Despite some tax protections for capital gains on houses, many would still get hit by Obama’s increased capital gains tax rates, driving down the price of houses.

Even the higher unemployment rates and the small drop in GDP during the third quarter are squarely laid at the Democrats' door, though the Republicans can be blamed for not having had more nerve to fight against the policies.

New unemployment claims were flat or falling during the year until early July. The overall unemployment rate had also leveled off at 5.5 percent in June.

What changed during the summer? Those who filed for unemployment insurance after July 6 got 50 percent more unemployment insurance benefits. Economists, even Democratic economists who worked in the Clinton Administration, know that if you subsidize unemployment, you get more of it. Indeed, the typical estimate indicates that a 50 percent increase in benefits will increase the unemployment rate by a little over 1 percentage point.

Not surprisingly, the unemployment rate has gone up from 5.5 percent in June to 6.5 percent today.

But higher unemployment also means that fewer people are working, and that what the economy produces will decline. A one-percentage point increase in unemployment is claimed to be associated with about 2 percent drop in GDP.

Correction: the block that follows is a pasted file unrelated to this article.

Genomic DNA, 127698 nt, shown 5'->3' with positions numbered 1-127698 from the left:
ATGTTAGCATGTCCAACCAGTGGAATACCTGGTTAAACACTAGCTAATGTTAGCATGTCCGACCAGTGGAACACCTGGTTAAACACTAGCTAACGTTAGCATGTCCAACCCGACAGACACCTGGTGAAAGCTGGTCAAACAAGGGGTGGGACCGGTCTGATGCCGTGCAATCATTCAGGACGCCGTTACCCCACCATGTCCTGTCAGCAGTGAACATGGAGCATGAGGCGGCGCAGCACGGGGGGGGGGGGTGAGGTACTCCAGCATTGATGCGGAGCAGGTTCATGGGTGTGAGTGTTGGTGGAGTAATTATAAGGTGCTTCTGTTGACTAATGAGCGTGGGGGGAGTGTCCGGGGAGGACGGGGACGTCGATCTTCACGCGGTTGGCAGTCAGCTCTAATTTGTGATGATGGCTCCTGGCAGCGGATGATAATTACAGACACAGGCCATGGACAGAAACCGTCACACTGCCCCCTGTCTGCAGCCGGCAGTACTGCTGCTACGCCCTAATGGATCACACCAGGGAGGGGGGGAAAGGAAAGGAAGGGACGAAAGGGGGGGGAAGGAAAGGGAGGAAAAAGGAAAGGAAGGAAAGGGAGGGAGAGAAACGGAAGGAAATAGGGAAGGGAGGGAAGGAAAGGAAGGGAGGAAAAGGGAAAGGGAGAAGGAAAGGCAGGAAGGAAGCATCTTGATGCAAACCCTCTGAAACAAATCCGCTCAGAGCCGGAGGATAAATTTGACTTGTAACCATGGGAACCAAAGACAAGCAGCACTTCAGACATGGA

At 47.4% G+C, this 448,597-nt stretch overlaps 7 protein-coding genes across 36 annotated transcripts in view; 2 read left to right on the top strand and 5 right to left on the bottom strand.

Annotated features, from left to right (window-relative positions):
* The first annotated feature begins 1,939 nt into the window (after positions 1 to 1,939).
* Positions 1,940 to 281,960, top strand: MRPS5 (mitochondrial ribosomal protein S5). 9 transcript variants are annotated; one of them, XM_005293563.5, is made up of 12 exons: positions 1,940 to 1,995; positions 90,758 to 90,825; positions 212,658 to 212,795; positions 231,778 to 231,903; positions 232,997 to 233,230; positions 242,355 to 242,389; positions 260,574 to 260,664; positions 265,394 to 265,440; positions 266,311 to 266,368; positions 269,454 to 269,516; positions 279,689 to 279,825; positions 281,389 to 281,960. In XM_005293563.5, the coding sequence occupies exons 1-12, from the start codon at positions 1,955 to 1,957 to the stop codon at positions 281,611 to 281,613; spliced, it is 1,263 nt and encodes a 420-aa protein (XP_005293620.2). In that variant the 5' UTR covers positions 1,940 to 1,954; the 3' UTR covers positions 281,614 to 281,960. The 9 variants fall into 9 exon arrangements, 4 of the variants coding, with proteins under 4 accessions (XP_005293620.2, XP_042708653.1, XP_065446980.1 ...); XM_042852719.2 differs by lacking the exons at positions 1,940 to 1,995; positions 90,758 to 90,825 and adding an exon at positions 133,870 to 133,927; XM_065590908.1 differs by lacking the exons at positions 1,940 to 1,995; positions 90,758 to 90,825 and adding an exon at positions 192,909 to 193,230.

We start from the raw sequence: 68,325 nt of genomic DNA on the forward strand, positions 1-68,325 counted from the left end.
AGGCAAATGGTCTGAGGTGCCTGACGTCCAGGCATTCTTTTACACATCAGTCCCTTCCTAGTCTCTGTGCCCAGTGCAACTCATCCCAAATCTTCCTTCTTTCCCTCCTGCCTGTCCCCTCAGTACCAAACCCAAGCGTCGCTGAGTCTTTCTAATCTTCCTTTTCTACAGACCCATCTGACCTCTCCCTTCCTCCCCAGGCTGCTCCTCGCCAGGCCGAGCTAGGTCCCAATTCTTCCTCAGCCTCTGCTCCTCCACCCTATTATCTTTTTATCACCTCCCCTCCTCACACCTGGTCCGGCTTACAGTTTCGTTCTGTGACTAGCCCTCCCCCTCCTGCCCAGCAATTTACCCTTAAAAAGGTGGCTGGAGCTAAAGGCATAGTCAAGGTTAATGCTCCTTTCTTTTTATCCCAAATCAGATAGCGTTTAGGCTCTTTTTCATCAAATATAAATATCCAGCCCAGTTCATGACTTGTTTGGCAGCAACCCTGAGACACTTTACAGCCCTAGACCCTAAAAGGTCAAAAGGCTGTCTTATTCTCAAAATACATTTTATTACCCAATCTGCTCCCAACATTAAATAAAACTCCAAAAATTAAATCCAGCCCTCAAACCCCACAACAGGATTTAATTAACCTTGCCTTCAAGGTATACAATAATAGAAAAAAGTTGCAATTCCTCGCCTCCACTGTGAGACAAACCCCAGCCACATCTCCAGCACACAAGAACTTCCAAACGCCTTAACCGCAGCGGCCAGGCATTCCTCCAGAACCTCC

The GDP in the third quarter of this year fell at an annual rate of 0.3 percent – the drop is more than explained by the increased unemployment rate produced by the larger unemployment insurance benefits and indicates that the economy would have otherwise grown.

The ultimate irony is that despite these Democratic proposals and policies, the Republicans are blamed for the economic problems, as a Republican president has been in power. Of course, Democrats also share power now, as they have controlled both houses of Congress. Bush even appointed a Democrat, Henry Paulson, to be Secretary of the Treasury, in an attempted olive branch to the Democrats. Paulson filled important slots at Treasury with other liberal Democrats.

Paulson’s hysteria about the economy a month ago has undoubtedly caused consumers to cut back some on spending -- a hysteria that most economist questioned at the time. But Paulson’s wild spending spree, nationalizing banks and other companies, fits his and his aides' Democratic views.

President Bush might give talks saying, “History has shown that the greater threat to economic prosperity is not too little government involvement in the market, it is too much government involvement in the market.” It invokes Reagan’s statement that "Government is not the solution to our problem; government is the problem." But Reagan wouldn’t have let Democrats have unfettered control of the U.S. Treasury Department.

Bush bears significant blame for letting Democrats control the debate. He bears significant blame for letting Paulson push and run the bailout. But that takes nothing away from the current economic problems being something that has Obama’s and the Democrats’ names all over it.

John Lott is the author of Freedomnomics and a senior research scholar at the University of Maryland.